Farmers Almanac Weather

Current Moon Phase

Waning Crescent
4% of full

Farmers Almanac
The 2014 Farmers Almanac
Farmers' Almanac

The Twenty Wettest Places

The Twenty Wettest Places

Rain Rain go Away!

Here are the 20 wettest places in the US according to NOAA data:
(Annual rainfall based on NOAA averages over the past 30 years)

  1. Yukatat, Ak – 160.38 inches
  2. Hilo, Hi – 126.27″
  3. Mt. Washington – 101.91″
  4. Quillayute, Wa – 101.72″
  5. Annette, Ak – 100.83″
  6. Kodiak, Ak – 75.35″
  7. Valdez, Ak – 67.41
  8. Astoria, Or – 67.13″
  9. Mobile Al – 66.29″
  10. Pensacola, Fl – 64.28″
  11. New Orleans, La – 64.16″
  12. Tallahassee, Fl – 63.21
  13. Baton Rouge, La – 63.08″
  14. West Palm Beach, Fl – 61.39″
  15. Port Arthur, Tx – 59.89″
  16. Meridan, Ms – 58.65″
  17. Miami, Fl – 58.53
  18. Juneau. Ak – 58.33″
  19. Wilmington, NC – 57.07″
  20. Apalachicola, Fl – 56.51″

Ever wonder what area of the country sees the most rain?

WeatherBill, a company that provides weather protection services for companies and industries, analyzed U.S. rainfall and rainy day data, from 200 National Weather Service Stations in 195 cities across 48 states, from the last thirty years to identify precipitation averages, seasonality, volatility and trends. Here are some interesting stats from their research:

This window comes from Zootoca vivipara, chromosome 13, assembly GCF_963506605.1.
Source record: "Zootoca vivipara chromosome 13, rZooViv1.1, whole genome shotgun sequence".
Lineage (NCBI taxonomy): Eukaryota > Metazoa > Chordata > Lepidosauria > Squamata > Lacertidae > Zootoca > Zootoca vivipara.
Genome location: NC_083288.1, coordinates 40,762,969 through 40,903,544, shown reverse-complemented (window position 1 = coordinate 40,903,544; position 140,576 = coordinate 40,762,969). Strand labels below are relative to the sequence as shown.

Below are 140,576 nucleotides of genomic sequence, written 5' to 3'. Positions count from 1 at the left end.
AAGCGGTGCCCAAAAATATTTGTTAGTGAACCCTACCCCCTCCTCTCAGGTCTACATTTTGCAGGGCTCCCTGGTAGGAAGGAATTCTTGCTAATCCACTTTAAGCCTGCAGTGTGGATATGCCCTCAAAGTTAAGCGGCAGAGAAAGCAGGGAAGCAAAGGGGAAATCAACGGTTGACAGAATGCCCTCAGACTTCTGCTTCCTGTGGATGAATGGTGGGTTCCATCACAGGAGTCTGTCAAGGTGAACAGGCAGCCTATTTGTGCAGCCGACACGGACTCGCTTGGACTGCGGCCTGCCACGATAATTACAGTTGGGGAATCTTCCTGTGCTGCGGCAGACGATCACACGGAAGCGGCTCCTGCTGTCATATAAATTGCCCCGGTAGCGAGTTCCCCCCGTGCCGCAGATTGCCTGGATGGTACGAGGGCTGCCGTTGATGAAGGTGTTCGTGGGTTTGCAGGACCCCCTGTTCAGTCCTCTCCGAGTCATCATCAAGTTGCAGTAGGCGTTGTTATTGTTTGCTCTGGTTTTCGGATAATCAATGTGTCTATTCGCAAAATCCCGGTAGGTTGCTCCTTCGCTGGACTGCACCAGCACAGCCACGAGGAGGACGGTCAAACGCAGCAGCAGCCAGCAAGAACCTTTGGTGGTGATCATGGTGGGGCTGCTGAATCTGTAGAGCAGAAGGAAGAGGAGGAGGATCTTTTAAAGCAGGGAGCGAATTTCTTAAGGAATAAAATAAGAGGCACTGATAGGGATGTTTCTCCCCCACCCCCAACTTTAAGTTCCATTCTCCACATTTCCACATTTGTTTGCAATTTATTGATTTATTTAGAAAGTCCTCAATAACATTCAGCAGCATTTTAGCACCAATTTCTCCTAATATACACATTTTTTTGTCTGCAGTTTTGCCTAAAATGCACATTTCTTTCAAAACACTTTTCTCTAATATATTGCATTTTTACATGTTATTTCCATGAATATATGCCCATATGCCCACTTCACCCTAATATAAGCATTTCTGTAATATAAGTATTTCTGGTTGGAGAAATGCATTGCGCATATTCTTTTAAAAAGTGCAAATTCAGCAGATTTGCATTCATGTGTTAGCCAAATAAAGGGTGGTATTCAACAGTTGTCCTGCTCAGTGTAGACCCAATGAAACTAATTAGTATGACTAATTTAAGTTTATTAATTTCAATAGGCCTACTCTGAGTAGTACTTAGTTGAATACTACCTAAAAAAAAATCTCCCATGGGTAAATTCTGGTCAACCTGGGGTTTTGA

• U.S. average rainfall is highest from July-September, while rainy days are highest from April-June. Both U.S. average rainfall and rainy days are lowest from January-March.
  • The Southeast Regions are by far the wettest. Florida, Louisiana and Alabama are the wettest states.
  • The Mountain and Pacific Regions are the driest. California, Montana, Nevada and Arizona are the driest states.
  • The Southern and Pacific Regions are the most volatile or unpredictable. Florida, Louisiana, California, Oregon and Texas are the most volatile states.

If you notice a hole in the upper left-hand corner of your Farmers' Almanac, don't return it to the store! That hole isn't a defect; it's a part of history. Starting with the first edition of the Farmers' Almanac in 1818, readers used to nail holes into the corners to hang it up in their homes, barns, and outhouses (to provide both reading material and toilet paper). In 1910, the Almanac's publishers began pre-drilling holes in the corners to make it even easier for readers to keep all of that invaluable information (and paper) handy.